Adsorbtion on host virus?
V6 is highly similar to mimiviruses, OLV13 - to bacteria; OLV19 has regions similar to OLPV, T.vaginalis (phage protein)
Abundant homologs mostly containing collagen domain
Proteins (domains) shared between OLV and Mavirus
OLV1 (N-terminal), OLV24 and MV06 (N- terminal
GIY-YIG endonuclease, fused to C2H2 Zn-ribbon in OLV1 and MV06
Close homologs in Phytophtora polintons and P. globosa virus
Moderately conserved homologs
OLV12 (C- terminal), MV13 (C- terminal)
Lipase 3 domain
Homologs in all cellular organisms; Mavirus closest homolog is a Physcomitrella patens protein; OLV12 is close to bacterial proteins
Few moderately conserved homologs for each of the proteins
Proteins (domains) shared between Sputnik and Mavirus
Mavirus interase is related to Polintons, Sputnik - to archaeal and bacterial proviruses
Very few homologs
Sputnik genes with homologs outside virophages
Transposase, DNA-binding domain
Closest homologs in transpovirons
Numerous moderately conserved homologs
No detectable domains
Homologs in moumouvirus: mv_L1152
No detectable domains
Highly conserved homologs in Mimiviridae
XerD family integrase
Closest homologs in archaeal proviruses
Only distant integrases
OLV genes with homologs outside virophages
N6 A-specific methylase
Numerous bacterial homolog
Proline-rich, mucien –like repeats
Unknown (adsorption on virus host?)
Similar repeats in bacteria and eukaryotes
Numerous similar repeats
Phage Tail Collar Domain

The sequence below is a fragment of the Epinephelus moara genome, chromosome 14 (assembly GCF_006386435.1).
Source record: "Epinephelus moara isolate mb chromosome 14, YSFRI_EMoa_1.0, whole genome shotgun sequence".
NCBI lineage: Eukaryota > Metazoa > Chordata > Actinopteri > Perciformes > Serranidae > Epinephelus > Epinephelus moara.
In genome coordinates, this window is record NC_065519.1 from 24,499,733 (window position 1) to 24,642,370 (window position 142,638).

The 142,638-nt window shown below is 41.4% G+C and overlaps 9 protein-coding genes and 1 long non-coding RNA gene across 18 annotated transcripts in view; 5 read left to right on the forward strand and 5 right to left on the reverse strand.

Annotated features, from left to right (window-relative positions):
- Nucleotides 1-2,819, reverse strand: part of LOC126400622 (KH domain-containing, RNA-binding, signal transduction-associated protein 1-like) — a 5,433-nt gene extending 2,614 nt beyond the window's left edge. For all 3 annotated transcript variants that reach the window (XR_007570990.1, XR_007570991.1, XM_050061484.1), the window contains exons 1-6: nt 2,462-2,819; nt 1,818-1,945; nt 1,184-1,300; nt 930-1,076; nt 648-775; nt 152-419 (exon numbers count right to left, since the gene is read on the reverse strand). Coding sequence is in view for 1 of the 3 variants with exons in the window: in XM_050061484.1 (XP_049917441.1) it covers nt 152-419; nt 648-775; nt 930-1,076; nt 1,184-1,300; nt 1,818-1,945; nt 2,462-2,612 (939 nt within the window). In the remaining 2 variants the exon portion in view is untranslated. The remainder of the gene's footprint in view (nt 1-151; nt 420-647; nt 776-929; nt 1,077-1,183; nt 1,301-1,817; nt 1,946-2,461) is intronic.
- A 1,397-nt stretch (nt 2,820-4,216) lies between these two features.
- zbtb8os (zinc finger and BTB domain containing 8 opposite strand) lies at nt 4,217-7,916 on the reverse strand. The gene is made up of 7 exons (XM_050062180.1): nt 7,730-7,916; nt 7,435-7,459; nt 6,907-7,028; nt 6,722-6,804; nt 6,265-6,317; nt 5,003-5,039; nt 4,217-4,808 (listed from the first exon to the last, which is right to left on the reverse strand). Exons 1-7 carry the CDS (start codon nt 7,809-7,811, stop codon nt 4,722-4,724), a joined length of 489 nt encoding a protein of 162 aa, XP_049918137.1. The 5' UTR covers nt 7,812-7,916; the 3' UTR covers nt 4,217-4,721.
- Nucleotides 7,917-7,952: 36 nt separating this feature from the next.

Unknown (adsorption on virus host?)
Closely related to a family of OLPV proteins
Numerous close homologs
Homologs in many phycodnaviruses and in Tlr1 element (6Fp)
Abundant homologs with wide range of similarity including very close ones
Highly similar to OLPV2, GI:322510937
A few close homologs
Uncharacterized domain fused to Lipase 3
Highly similar to Chloroviruses
Numerous close homologs
Mavirus genes with homologs outside virophages
Closely related homologs in mimiviruses
Numerous moderately similar homologs
C2H2 Zn finger
No close homologs
RVE family integrase
Integration of Mavirus genome into the virus host genome?
Numerous homologs, closest in Polintons
Numerous moderately similar homologs
S74 family peptidase (C-terminal), N-terminal glycosylase (?); MV09 has only the N-terminal domain
Numerous homologs in phages and bacteria (prophages?); homologs in Marseillevirus, Lausannevirus, Paramecium virus, and Polintons (N-terminal only).
Numerous moderately similar homologs
Lipase (a/b hydrolase superfamily)
Homologs in all cellular organisms, closest in plants
Several moderately similar homologs
B family DNA polymerase
Homologs in all cellular organisms and numerous viruses, the closest homologs in Polintons
No close homologs